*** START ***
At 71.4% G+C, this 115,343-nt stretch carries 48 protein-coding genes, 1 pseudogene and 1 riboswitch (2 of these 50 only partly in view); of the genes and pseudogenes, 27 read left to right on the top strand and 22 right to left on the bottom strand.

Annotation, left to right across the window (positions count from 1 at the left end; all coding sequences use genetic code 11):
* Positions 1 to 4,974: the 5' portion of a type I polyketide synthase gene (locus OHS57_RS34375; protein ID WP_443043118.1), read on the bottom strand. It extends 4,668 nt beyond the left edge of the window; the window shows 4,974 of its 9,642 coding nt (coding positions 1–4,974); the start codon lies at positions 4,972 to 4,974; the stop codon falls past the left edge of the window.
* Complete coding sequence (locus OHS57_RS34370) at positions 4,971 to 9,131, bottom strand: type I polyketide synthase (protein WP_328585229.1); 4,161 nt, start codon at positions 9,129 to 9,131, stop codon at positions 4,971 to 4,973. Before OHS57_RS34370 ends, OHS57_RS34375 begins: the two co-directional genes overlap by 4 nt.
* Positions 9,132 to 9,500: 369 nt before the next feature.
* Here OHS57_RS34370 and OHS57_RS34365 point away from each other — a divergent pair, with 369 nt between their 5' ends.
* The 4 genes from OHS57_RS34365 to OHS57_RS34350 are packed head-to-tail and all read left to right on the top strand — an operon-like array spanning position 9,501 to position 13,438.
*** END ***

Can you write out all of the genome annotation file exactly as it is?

At 71.4% G+C, this 115,343-nt stretch carries 48 protein-coding genes, 1 pseudogene and 1 riboswitch (2 of these 50 only partly in view); of the genes and pseudogenes, 27 read left to right on the top strand and 22 right to left on the bottom strand.

Annotation, left to right across the window (positions count from 1 at the left end; all coding sequences use genetic code 11):
* Positions 1 to 4,974: the 5' portion of a type I polyketide synthase gene (locus OHS57_RS34375; protein ID WP_443043118.1), read on the bottom strand. It extends 4,668 nt beyond the left edge of the window; the window shows 4,974 of its 9,642 coding nt (coding positions 1–4,974); the start codon lies at positions 4,972 to 4,974; the stop codon falls past the left edge of the window.
* Complete coding sequence (locus OHS57_RS34370) at positions 4,971 to 9,131, bottom strand: type I polyketide synthase (protein WP_328585229.1); 4,161 nt, start codon at positions 9,129 to 9,131, stop codon at positions 4,971 to 4,973. Before OHS57_RS34370 ends, OHS57_RS34375 begins: the two co-directional genes overlap by 4 nt.
* Positions 9,132 to 9,500: 369 nt before the next feature.
* Here OHS57_RS34370 and OHS57_RS34365 point away from each other — a divergent pair, with 369 nt between their 5' ends.
* The 4 genes from OHS57_RS34365 to OHS57_RS34350 are packed head-to-tail and all read left to right on the top strand — an operon-like array spanning position 9,501 to position 13,438.